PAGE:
Thursday, 1 November 2018


Watcha Brummies. assorted Mates, dedicated readers and of course Plooky, my Japanese "Loft Boy" friend.

It is mind boggling to read about some stores no longer stocking CD players and therefore, CD's and you can't buy a car with one installed nowadays. I am still firmly in that generation of enjoying having some "music in your hands".  Remembering the demise of the early thick and brittle shellac 78's played on a wind-up record player.  Hisses, crackles, clicks then.... Little Richard!! or Bill Haley or Elvis coming through some kind of speaker.  

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If you dropped one on the floor it would shatter and wouldn't take too many plays before it was useless.  These were heavy things and oh how we cheered when Vinyl became available, 78's were being dumped en masse because we had the smaller 45 rpm single.  I recall watching Blue Peter as a child and seeing how to make an ashtray or fruit bowl from a 78 rpm record and for a period of time, every kids house would have one. When you would stub out your cigarette in your trendy 78 it would sometimes burn the shellac and smelled awful.

Of course that led to the 33 rpm Long Playing Record which anyone reading this would be familiar with and always made a good present for someone at Christmas time.  There was really nothing better than having a nice picture cover and then reading, on the reverse, the track list with "sleeve notes", whilst listening to the LP itself.    I had around 4000 lp's before I succumbed to the Cassette then CD convenience.  I still have around half that amount and enjoy a Vinyl day often.  What I discovered though is that making ashtrays and fruit bowls out of Vinyl is still happening all these years later.  It isn't anything I would recommend but here's a link if you're interested?   ASHTRAYS FROM VINYL

The real reason I liked digital technology was that it enabled musicians to record at home with good quality on a Portastudio machine that would sit on a
small table instead of a mixing desk that would have to fill a room along with a couple of tape machines being operated by someone you didn't know, it put the power of production at the fingertips of the songwriters and musicians.  You could be the master of everything you do, Independent Record labels sprung up at a massive rate, no longer did you have to be signed up, you could do it yourself and sell copies of the CD at gigs.   It was a liberating thing and I loved it.    You could now have as many tracks as you liked and work out multi instrumental, complicated arrangements.  Sheer bliss.  I recorded some nice memories when friends visited and we'd play something and record it together in an instant. 

Although now a lot smaller, you could still give someone a Cassette or CD for Christmas and they could still read the information whilst listening, so you got a lot for your money both as a visual treat and the pleasure of reading.   I was talking to one of the Bobettes the other day about buying gifts and I said "What about a CD for Christmas" she just burst out laughing "No-one buys CDs anymore Dad!" and gave me that kind of look that I am now "of an age".
It was my plan to buy one for her boyfriend who is a muso for a Christmas present so I said "So do we leave a space under the tree where his CD gift might have been then? a tangible object that he could have unwrapped excitedly, anticipating what may lie under the festive paper?  No, we wait for a Ping on his phone announcing the arrival of nothing! and we all know that the only person who wants nothing at Christmas would be the Dali Llama.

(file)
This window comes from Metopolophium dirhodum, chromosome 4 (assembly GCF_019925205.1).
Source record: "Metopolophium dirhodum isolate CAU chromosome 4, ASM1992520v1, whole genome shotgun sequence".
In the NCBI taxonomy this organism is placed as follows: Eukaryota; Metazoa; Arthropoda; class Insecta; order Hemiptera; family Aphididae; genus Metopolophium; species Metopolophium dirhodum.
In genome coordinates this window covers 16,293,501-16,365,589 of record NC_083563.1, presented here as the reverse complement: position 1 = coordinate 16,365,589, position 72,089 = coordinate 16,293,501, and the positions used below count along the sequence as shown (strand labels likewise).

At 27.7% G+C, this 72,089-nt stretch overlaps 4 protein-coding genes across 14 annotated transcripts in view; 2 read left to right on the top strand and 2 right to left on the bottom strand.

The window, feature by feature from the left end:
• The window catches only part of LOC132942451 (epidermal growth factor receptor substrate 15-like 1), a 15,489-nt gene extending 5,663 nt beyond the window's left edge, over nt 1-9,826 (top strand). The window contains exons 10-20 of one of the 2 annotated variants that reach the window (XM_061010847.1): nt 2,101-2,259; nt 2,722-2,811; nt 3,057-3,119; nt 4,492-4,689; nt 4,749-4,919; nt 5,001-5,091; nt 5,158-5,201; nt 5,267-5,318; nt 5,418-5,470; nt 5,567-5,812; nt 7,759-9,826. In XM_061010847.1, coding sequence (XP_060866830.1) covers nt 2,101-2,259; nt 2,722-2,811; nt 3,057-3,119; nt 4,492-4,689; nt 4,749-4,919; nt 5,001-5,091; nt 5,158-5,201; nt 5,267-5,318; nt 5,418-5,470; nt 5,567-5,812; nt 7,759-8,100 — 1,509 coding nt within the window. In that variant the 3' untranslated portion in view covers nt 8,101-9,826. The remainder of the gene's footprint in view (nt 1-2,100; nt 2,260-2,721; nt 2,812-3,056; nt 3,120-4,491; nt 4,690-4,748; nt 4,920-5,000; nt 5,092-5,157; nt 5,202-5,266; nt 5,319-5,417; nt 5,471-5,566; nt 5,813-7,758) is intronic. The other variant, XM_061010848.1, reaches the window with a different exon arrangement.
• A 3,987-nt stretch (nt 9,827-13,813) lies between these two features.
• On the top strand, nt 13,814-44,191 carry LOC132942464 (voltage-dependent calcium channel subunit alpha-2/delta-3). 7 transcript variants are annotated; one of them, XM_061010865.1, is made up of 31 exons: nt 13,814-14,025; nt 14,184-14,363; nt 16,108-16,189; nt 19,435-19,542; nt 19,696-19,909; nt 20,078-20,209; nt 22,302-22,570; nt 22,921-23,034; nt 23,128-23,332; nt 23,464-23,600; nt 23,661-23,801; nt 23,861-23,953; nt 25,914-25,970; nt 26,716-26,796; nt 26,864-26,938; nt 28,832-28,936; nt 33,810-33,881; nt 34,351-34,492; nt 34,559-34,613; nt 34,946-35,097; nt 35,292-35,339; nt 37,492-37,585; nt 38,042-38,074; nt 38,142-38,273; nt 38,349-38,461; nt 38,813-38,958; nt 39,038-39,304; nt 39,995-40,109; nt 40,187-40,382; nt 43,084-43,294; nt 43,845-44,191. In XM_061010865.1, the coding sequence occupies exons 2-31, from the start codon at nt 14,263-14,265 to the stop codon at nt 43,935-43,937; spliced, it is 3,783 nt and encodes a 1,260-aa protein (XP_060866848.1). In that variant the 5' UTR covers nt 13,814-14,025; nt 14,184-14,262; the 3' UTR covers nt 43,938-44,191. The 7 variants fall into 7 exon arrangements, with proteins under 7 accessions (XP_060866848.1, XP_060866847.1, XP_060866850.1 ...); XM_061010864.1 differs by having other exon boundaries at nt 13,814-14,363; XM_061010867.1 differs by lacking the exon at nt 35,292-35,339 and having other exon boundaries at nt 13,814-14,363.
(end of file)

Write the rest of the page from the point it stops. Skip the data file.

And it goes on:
The whole personal element has gone out of gifting music any longer and that's a sad day folks. That being said I imagine that there will be music web pages and sites where you might be lucky enough to buy a piece of physical music and also at gigs, good hunting.  There is one benefit to the Ping generation and that is you cant make an ashtray out of nothing.

The portastudio as a stand alone entity was replaced with computer tech and Aerosmith actually recorded one of their albums on a lap top.  You can spend as much money as you like buying expensive recording software but If you wanted something a little less ambitious as a home guitarist though, here's a little bit of kit from VOX that can have you recording in a blink and its TINY.  Its called the Amplug I/O and is a small interface direct from your guitar jack plug socket to the computer or phone.  It has its own software and is a snip of a gift of music for around 35 to 40 pounds.  It is also a guitar tuner.

I bring these things to the notice of you lovely readers who maybe were in a group way back and not as advertising.   There will be those who may have thought that their ambition of making their own record was never achieved back in the day because of circumstances.  Those thoughts of "if we could have recorded that song, it would have been a hit for sure" can now be realised, you can now record it and satisfy that "if only" regret.

The whole beauty of making music is it's moment of creation by your own hand.  Those pipe dreams are only a step away these days, who cares if no one else hears it?, you can fulfil that ambition and catch YOUR moment for the price of a trip to a burger bar.  You may get the recording bug and want to go further, its a great hobby if nothing else.

Hoping to bring you some International Christmas fayre from the Brummies Abroad next month.   

Take Care Brothers and Sisters


Copyright Bullsheadbob

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